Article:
Summary: The message explores biblical reasons for open union with a local congregation.
“It is actually reported that there is sexual immorality among you, and of a kind that is not tolerated even among pagans, for a man has his father’s wife. And you are arrogant! Ought you not rather to mourn? Let him who has done this be removed from among you.
“For though absent in body, I am present in spirit; and as if present, I have already pronounced judgment on the one who did such a thing. When you are assembled in the name of the Lord Jesus and my spirit is present, with the power of our Lord Jesus, you are to deliver this man to Satan for the destruction of the flesh, so that his spirit may be saved in the day of the Lord.
“Your boasting is not good. Do you not know that a little leaven leavens the whole lump? Cleanse out the old leaven that you may be a new lump, as you really are unleavened. For Christ, our Passover lamb, has been sacrificed. Let us therefore celebrate the festival, not with the old leaven, the leaven of malice and evil, but with the unleavened bread of sincerity and truth.
“I wrote to you in my letter not to associate with sexually immoral people—not at all meaning the sexually immoral of this world, or the greedy and swindlers, or idolaters, since then you would need to go out of the world. But now I am writing to you not to associate with anyone who bears the name of brother if he is guilty of sexual immorality or greed, or is an idolater, reviler, drunkard, or swindler—not even to eat with such a one. For what have I to do with judging outsiders? Is it not those inside the church whom you are to judge? God judges those outside. ‘Purge the evil person from among you.’” 
The Apostle to the Gentiles was not a particularly polished pastor by the criterion of contemporary congregational expectations. It is obvious that he wasn’t particularly concerned about feelings when those to whom he wrote were dishonouring the Master. What does shine through in all his missives is his deep commitment to speaking the truth in love. Unlike modern ecclesiastical politicians, Paul sought God’s glory, not man’s feelings of self-importance. In the text before us, it is difficult to believe that members of the Church of God in Corinth appreciated Paul airing their dirty laundry. But that laundry was dirty, and it was stinking, and the assembly had done nothing to clean up their act. Through his words, Paul emphasises the importance of church membership.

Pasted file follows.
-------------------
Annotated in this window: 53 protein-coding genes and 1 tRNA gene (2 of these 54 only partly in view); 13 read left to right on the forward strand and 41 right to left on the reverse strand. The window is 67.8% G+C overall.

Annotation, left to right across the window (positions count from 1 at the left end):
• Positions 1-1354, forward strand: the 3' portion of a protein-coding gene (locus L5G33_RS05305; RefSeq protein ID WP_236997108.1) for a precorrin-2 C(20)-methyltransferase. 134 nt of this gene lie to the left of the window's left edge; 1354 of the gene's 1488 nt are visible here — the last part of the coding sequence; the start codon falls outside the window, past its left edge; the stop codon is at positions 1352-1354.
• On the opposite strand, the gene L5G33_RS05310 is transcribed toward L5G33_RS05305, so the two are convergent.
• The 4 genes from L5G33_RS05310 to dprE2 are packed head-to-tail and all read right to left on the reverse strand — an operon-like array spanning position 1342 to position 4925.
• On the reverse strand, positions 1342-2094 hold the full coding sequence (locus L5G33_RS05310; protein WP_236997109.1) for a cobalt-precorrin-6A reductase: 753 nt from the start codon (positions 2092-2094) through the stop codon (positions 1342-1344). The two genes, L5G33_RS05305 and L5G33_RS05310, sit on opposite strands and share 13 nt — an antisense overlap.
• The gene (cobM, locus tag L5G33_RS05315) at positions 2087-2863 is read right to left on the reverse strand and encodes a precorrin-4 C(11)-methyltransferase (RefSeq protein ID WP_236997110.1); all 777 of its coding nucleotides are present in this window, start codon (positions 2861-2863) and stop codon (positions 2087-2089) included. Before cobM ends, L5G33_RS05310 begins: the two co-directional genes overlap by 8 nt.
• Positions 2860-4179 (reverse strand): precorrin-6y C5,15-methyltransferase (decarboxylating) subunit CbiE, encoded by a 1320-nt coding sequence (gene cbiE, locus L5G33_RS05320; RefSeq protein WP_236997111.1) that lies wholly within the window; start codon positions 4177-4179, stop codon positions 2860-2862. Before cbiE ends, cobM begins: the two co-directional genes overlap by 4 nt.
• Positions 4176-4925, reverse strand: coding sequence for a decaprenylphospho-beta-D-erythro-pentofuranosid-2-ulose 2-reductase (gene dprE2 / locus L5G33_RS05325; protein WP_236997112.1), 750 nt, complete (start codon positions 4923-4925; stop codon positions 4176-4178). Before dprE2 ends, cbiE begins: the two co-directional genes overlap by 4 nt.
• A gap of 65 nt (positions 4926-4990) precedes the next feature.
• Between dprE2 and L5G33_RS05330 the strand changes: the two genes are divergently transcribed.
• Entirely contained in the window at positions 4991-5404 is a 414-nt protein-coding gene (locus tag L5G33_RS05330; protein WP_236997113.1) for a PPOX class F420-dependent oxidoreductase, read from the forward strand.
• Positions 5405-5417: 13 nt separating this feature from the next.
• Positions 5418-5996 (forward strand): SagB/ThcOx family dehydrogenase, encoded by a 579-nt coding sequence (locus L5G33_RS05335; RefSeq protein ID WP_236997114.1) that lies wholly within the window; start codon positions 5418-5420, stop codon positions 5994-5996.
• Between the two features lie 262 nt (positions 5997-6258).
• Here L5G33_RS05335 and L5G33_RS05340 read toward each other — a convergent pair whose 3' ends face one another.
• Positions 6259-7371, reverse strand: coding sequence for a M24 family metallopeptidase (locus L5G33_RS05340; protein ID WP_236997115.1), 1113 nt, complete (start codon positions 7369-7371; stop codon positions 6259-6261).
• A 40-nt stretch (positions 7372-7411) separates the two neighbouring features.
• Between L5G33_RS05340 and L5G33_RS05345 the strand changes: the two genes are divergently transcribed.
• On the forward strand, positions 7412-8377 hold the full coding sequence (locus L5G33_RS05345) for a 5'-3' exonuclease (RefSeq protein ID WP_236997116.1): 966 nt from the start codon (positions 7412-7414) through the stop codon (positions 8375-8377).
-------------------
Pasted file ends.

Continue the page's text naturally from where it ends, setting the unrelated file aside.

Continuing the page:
Scripture convincingly argues that a Christian must hold membership in a local congregation. Church membership is not necessary for salvation; however, membership in a local congregation is expected of all who seek a healthy relationship with the Saviour. One who professes Christ as Lord must honour Him by loving the church as much as Christ loves His Bride, and He loved her enough to sacrifice Himself for her. Remember Paul’s admonition to the elders of Ephesus, “Pay careful attention to yourselves and to all the flock, in which the Holy Spirit has made you overseers, to care for the church of God, which He obtained with His own blood” [ACTS 20:28]. Amen!
Elsewhere, the Apostle admonishes those Christian men who are married, “Husbands, love your wives, as Christ loved the church and gave Himself up for her” [EPHESIANS 5:25]. Christ sacrificed Himself for His bride, the Church of the Living God. Because we are provided His model of sacrificial love for His Bride, we know that men are to willingly sacrifice themselves for their wives, modelling their love for their own wives after the love Christ exhibits for the church. If you are a Christian man and you are married, you are responsible to willingly give your life for the welfare of your wife. Your wife, men, is the priority for your life if Christ Jesus is King of your life.
In light of these statements, be assured that it would have been unimaginable for one who professed love for the Risen Lord of Glory in the early years of the Faith to refuse membership in a local congregation. This is the import of the words of the writer of the Letter to Hebrew Christians: “Let us consider how to stir up one another to love and good works, not neglecting to meet together, as is the habit of some, but encouraging one another, and all the more as you see the Day drawing near” [HEBREWS 10:24-25]. The emphasis of those verses is upon the voluntary commitment of each Christian to the welfare of those who shared this holy Faith.
I am fully aware that people have different reasons for holding membership in a congregation. Throughout the years of my service, I’ve known people who united with a congregation simply because it was convenient to do so. Many of these souls weren’t particularly engaged in the life of the Body, but they did join. Often, they would be absent from the services except at Christmas and Easter; but they were members, and they would be offended if it should be suggested otherwise. Others join a church out of obligation, or perhaps as a social necessity. Such people aren’t particularly concerned about investing their lives in the assembly, but they have what they believe is a good reason to be a member of the congregation.